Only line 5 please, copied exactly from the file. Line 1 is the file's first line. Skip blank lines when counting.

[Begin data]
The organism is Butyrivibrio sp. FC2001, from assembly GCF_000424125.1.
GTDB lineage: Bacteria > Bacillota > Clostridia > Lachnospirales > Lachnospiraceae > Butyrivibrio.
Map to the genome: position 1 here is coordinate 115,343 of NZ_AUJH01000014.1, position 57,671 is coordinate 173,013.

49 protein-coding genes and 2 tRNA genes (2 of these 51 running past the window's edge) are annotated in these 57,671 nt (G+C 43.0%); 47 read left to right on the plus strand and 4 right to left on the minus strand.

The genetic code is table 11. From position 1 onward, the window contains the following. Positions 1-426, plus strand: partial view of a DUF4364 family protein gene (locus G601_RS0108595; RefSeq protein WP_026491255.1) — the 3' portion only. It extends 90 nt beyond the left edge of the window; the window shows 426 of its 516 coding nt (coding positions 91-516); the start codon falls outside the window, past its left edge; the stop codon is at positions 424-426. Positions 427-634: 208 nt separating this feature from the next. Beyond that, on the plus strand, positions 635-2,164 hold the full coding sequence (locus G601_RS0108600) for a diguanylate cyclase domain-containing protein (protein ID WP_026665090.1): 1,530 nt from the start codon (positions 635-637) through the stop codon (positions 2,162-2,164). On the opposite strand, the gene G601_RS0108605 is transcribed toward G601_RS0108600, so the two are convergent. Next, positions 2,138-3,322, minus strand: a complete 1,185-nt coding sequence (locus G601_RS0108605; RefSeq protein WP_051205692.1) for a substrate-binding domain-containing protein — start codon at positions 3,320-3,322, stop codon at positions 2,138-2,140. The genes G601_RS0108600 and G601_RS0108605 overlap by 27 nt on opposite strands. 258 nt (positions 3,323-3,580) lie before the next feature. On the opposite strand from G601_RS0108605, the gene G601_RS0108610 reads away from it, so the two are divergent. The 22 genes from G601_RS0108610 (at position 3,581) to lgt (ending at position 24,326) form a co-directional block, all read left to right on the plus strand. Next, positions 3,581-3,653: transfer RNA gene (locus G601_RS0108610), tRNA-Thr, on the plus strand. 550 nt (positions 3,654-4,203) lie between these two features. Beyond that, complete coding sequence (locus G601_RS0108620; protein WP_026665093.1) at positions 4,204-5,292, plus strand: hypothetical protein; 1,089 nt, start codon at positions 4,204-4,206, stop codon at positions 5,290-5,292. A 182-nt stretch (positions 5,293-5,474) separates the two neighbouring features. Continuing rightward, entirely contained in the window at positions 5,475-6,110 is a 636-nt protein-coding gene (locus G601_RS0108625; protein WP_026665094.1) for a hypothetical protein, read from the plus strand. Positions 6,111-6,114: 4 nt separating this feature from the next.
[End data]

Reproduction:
The genetic code is table 11. From position 1 onward, the window contains the following. Positions 1-426, plus strand: partial view of a DUF4364 family protein gene (locus G601_RS0108595; RefSeq protein WP_026491255.1) — the 3' portion only. It extends 90 nt beyond the left edge of the window; the window shows 426 of its 516 coding nt (coding positions 91-516); the start codon falls outside the window, past its left edge; the stop codon is at positions 424-426. Positions 427-634: 208 nt separating this feature from the next. Beyond that, on the plus strand, positions 635-2,164 hold the full coding sequence (locus G601_RS0108600) for a diguanylate cyclase domain-containing protein (protein ID WP_026665090.1): 1,530 nt from the start codon (positions 635-637) through the stop codon (positions 2,162-2,164). On the opposite strand, the gene G601_RS0108605 is transcribed toward G601_RS0108600, so the two are convergent. Next, positions 2,138-3,322, minus strand: a complete 1,185-nt coding sequence (locus G601_RS0108605; RefSeq protein WP_051205692.1) for a substrate-binding domain-containing protein — start codon at positions 3,320-3,322, stop codon at positions 2,138-2,140. The genes G601_RS0108600 and G601_RS0108605 overlap by 27 nt on opposite strands. 258 nt (positions 3,323-3,580) lie before the next feature. On the opposite strand from G601_RS0108605, the gene G601_RS0108610 reads away from it, so the two are divergent. The 22 genes from G601_RS0108610 (at position 3,581) to lgt (ending at position 24,326) form a co-directional block, all read left to right on the plus strand. Next, positions 3,581-3,653: transfer RNA gene (locus G601_RS0108610), tRNA-Thr, on the plus strand. 550 nt (positions 3,654-4,203) lie between these two features. Beyond that, complete coding sequence (locus G601_RS0108620; protein WP_026665093.1) at positions 4,204-5,292, plus strand: hypothetical protein; 1,089 nt, start codon at positions 4,204-4,206, stop codon at positions 5,290-5,292. A 182-nt stretch (positions 5,293-5,474) separates the two neighbouring features. Continuing rightward, entirely contained in the window at positions 5,475-6,110 is a 636-nt protein-coding gene (locus G601_RS0108625; protein WP_026665094.1) for a hypothetical protein, read from the plus strand. Positions 6,111-6,114: 4 nt separating this feature from the next.